IF YOU blinked you could miss it, but the Cellar Door is well worth a visit.

The only sign of eatery in Durham's Saddler Street, as you wend your way from the Market Place towards the cathedral, is a doorway with its name painted on the window above the frame.

Apparently it's lack of presence on the high street is not much of an obstacle though, as it was packed when we visited on a cold October evening. Clearly its reputation goes before it.

There have been so many new restaurant openings in Durham in recent months it has been something of a challenge keeping up. But as I was searching for somewhere to visit this month it occurred to me that I had finally caught up with the various new venues in town and it was time to visit an old favourite to see if it was still up to scratch.

It’s been a while since I visited, and I seem to recall on the last occasion eating a burger on its beautifully situated riverside terrace.

Al fresco dining was definitely not on the cards this time around and things seem to have edged towards the fine dining end of the spectrum.

What was on the menu was pretty tempting though, including one of possibly my favourite ever dishes – squid ink risotto and fresh crab (£9).

The Northern Echo:

Squid ink risotto, topped with Whitby crab

There are a few things I love about that dish; Memories of eating in the Mediterranean sunshine, accompanied with copious amounts of wine; the sweet flakes of Whitby crab; the drama of its strikingly black appearance.

I can't fault Cellar Door's efforts with the dish, which was perfectly executed.

While my starter might have reminded me of summer holidays by the sea, Carlo’s was a homage to autumn.

His wood pigeon breast (£8) came with a sweet little pie with the leg meat (or pithivier to use the lingo) and served with carrot puree, blackberries and beetroot confit, it had a colour palate to match the season.

The Northern Echo: A starter of wood pidgeon with carrot, blackberries and beetrootA starter of wood pidgeon with carrot, blackberries and beetroot

I’m told the pie was particularly good (it’s only downside being that it was gone before I had a chance to sample it for myself).

While my starter took me to the Mediterranean, my main was more inspired by the flavours of North Africa. A rack of lamb, caked in pistachios, served with a Moroccan spiced belly croquette and a side of pickled courgette and aubergine (£22).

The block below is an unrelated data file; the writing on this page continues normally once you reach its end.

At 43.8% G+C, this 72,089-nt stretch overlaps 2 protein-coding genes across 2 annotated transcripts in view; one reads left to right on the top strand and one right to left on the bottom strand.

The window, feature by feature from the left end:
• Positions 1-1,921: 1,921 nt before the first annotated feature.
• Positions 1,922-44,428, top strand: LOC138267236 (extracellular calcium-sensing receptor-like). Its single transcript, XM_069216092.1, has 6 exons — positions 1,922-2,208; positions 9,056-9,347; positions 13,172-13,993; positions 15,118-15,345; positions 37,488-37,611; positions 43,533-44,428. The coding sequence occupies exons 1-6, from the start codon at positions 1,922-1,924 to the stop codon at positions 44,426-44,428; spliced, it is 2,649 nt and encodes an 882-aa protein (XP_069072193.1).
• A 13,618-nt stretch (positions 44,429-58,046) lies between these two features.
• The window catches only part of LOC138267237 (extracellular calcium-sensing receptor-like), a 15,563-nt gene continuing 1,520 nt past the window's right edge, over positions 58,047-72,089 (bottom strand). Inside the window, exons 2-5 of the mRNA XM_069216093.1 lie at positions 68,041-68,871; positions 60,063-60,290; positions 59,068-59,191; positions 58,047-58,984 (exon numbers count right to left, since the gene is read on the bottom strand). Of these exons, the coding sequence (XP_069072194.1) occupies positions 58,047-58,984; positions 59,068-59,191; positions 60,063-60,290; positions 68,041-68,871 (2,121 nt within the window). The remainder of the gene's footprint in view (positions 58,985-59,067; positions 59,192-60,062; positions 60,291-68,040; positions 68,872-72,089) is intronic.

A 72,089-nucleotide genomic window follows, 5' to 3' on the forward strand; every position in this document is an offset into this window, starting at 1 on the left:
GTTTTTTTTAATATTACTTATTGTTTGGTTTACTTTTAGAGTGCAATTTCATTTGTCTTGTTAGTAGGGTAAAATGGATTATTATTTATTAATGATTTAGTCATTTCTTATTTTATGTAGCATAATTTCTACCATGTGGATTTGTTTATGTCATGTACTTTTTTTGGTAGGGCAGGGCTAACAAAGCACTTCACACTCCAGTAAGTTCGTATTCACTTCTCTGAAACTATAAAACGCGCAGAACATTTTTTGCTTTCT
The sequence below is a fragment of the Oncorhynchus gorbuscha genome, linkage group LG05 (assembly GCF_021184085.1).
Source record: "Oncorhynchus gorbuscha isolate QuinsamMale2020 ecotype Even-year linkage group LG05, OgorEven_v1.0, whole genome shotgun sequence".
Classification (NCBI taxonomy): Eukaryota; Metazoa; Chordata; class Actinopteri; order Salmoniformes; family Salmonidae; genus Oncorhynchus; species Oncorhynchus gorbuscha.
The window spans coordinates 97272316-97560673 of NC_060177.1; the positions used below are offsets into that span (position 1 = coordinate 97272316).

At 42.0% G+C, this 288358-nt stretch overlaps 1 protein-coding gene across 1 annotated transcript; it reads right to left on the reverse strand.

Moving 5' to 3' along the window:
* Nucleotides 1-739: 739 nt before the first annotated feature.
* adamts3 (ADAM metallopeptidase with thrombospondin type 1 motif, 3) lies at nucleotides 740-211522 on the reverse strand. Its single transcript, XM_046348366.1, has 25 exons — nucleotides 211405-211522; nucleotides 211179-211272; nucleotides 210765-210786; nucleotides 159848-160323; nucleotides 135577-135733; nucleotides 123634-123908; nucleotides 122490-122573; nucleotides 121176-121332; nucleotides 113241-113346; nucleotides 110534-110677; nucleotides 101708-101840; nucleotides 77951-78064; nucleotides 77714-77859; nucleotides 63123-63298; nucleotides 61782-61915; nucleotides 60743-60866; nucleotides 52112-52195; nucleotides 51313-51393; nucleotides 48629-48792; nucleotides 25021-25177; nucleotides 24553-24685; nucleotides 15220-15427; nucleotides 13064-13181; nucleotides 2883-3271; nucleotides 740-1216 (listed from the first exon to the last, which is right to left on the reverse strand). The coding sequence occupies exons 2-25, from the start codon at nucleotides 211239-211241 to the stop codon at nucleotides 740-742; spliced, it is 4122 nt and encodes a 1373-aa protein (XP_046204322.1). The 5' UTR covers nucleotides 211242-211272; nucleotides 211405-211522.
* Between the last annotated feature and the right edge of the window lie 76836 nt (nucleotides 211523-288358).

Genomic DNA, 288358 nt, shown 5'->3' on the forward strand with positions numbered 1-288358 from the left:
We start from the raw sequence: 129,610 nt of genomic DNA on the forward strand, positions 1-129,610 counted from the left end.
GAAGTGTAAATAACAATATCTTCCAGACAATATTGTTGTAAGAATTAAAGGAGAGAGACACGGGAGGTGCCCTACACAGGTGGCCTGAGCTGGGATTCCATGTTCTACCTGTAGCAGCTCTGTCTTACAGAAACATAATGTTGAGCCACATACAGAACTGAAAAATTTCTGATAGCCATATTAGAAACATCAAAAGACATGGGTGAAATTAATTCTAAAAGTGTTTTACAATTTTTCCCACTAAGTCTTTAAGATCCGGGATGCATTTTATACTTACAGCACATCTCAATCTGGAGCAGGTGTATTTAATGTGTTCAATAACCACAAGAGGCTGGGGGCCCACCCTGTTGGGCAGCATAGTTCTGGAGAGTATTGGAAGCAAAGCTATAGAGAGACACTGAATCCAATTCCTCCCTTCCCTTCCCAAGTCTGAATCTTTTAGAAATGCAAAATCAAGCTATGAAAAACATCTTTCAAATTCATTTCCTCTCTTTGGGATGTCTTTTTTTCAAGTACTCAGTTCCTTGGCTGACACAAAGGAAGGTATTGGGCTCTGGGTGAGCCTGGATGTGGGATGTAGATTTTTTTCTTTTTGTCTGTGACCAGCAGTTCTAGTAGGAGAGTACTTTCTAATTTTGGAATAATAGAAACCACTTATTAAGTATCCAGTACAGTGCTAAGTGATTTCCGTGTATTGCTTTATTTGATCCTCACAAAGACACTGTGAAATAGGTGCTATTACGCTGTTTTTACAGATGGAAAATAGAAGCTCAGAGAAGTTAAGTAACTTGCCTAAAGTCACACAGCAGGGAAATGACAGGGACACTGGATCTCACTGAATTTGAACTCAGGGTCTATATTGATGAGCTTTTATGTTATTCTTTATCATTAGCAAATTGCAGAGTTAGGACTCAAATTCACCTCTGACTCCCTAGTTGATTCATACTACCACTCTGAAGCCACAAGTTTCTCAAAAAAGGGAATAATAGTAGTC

The Northern Echo:

The rack of lamb, with pistachios

The star of the dish was the pink and tender lamb, while the courgette and aubergine made a good contrast. The croquette, which had drawn me to the dish on the menu, was the only slight let down as I thought it lacked a bit of punch on the flavour front and was leaning towards the dry side

Carlo’s slow cooked beef shin (£21) was drool-worthy, cooked until it was falling apart. His only complaint was the quantity of fondant potato not quite matching the substantial chunk of meat.

The Northern Echo: Slow cooked beef shin, with fondant potatoSlow cooked beef shin, with fondant potato

I have to say I was a little disappointed in my pudding. Described as a dark chocolate aero, served with passionfruit, coconut and a mango sorbet (£8) I thought it had the makings of something great. For me, the reality on the plate didn’t quite live up to expectations. I liked the bitterness of the chocolate but its texture was too hard and the pile of toasted coconut too dry so what was a good combination of flavours didn’t translate into a particularly moreish dish to eat.

The Northern Echo: Dark chocolate aero, mango sorbet, passionfruit espuma and coconutDark chocolate aero, mango sorbet, passionfruit espuma and coconut

The Northern Echo:

White chocolate and blackberry entremet

Carlo was somewhat happier with his choice – a white chocolate and blackberry entremet with a Northumberland wildflower honey ice cream (£8.50). The layered cake element was both stylish and tasty, while the ice cream had a clean flavour which was a satisfying end to the meal.

One thing I will say about the desserts is they were both served on beautiful crockery, matching the casually elegant ambiance of the venue.

Our final bill came to £85, which while not being the cheapest was certainly worth the money.

The lunchtime menu looked particularly good value, setting you back £15 for two courses or £18 for three.

Cellar Door

41 Saddler Street, Durham , DH1 3NU

0191 383 1856


Open: Monday – Sunday 12pm-9:30pm

Food: 9

Service: 8

Surroundings: 8

Value: 8